What’s an Oscar Worth? It Depends on Your Contract


Win yourself a Nobel Prize, and you know you just scored roughly 1.4 million U.S. dollars. Get a Pulitzer Prize, and you can count on $10,000. But win an Oscar? Your cash prize is more of a crapshoot. When signing on for films that are possible Oscar contenders, actors often have award-triggered bonuses built into their contracts that vary depending on the size of the film. A modest indie production like Crazy Heart — for which Jeff Bridges just won Best Actor — likely came with a $125,000 bump for the nomination and another $125,000 for a win, while a larger studio production, like Avatar, would see those nomination and win figures double or triple.

But if you ask what an Oscar was worth to Inglourious Basterds’ Best Supporting Actor Christoph Waltz, the answer is both “nothing” and “a whole lotta dough.” When the Weinsteins hired Waltz, the legendarily parsimonious studio chiefs would not agree to a bonus for any nomination or win, sources tell Vulture. But after Waltz's chilling portrayal of SS officer Hans Landa electrified critics, his reps moved to secure a $100,000 bonus for a Basterds win from his next employer, Sony Pictures, who had hired him for The Green Hornet. The agents’ argument was that since Waltz stole the show in Basterds, his agreeing to play the villainous Hornet gangster Chudnofsky would have real marketing value to the studio.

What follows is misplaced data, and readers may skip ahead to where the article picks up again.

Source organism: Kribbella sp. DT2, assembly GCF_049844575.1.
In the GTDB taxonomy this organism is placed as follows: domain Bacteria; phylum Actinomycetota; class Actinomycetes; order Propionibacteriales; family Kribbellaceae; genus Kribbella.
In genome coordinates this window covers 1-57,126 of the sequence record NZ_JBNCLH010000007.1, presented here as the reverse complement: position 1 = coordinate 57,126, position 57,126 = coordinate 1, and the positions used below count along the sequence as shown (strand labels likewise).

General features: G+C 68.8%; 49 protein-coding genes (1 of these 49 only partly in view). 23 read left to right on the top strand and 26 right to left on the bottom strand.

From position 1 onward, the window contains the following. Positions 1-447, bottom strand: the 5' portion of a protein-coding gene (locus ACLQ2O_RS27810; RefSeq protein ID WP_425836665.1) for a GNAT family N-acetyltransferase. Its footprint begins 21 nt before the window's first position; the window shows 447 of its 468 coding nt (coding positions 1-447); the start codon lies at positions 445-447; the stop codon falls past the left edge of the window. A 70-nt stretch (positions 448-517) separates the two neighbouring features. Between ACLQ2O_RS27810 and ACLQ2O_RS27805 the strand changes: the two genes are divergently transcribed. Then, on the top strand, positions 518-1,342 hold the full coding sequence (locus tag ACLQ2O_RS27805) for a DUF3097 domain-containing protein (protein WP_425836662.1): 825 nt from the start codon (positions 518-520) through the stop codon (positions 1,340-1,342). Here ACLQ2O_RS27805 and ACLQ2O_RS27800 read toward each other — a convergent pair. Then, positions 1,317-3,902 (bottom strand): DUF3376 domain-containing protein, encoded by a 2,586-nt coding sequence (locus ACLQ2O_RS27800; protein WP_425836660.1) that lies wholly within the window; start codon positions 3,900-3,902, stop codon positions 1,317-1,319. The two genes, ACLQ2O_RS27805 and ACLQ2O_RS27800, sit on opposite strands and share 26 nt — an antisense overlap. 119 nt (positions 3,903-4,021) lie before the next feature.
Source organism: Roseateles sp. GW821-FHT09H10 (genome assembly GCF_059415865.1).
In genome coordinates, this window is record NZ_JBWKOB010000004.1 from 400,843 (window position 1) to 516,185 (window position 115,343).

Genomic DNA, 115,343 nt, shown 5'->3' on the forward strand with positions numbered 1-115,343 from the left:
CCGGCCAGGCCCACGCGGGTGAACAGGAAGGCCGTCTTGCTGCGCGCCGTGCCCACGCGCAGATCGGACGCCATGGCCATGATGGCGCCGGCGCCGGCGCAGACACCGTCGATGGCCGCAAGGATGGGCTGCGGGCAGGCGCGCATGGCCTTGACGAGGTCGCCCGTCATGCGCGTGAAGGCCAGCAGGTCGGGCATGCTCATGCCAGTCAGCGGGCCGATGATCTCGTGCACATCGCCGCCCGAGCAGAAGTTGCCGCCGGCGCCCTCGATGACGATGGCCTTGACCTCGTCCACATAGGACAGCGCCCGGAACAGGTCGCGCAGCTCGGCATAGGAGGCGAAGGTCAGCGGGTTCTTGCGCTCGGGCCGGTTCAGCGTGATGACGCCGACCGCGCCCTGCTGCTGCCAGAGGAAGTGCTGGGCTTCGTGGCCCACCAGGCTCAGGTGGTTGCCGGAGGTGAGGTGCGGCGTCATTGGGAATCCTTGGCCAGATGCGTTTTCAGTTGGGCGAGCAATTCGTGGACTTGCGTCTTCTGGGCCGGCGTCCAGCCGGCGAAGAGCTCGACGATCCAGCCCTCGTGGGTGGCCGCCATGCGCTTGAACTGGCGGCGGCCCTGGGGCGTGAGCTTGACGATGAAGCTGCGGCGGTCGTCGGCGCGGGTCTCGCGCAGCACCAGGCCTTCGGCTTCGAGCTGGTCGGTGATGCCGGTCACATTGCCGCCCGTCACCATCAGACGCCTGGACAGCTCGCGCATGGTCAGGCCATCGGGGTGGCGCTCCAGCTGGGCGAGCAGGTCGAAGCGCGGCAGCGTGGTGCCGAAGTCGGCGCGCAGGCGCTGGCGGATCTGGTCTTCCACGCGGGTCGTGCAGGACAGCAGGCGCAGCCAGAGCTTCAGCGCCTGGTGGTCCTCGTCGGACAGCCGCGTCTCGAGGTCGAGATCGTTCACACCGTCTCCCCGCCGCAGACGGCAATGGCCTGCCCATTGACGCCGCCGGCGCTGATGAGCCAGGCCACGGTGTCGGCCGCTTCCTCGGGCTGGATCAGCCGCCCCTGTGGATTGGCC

As for Best Actress Sandra Bullock, even though The Blind Side came from Warner Bros., a major studio, insiders say that it's highly unlikely that Miss Congeniality got any Oscar bonus. When the film was first conceived, neither the movie nor Bullock were considered Oscar bait, and it's therefore unlikely her reps would have even thought to ask for an awards clause. So when her name was called Sunday night, it’s likely that Warner Bros. accountants were delighted for two reasons.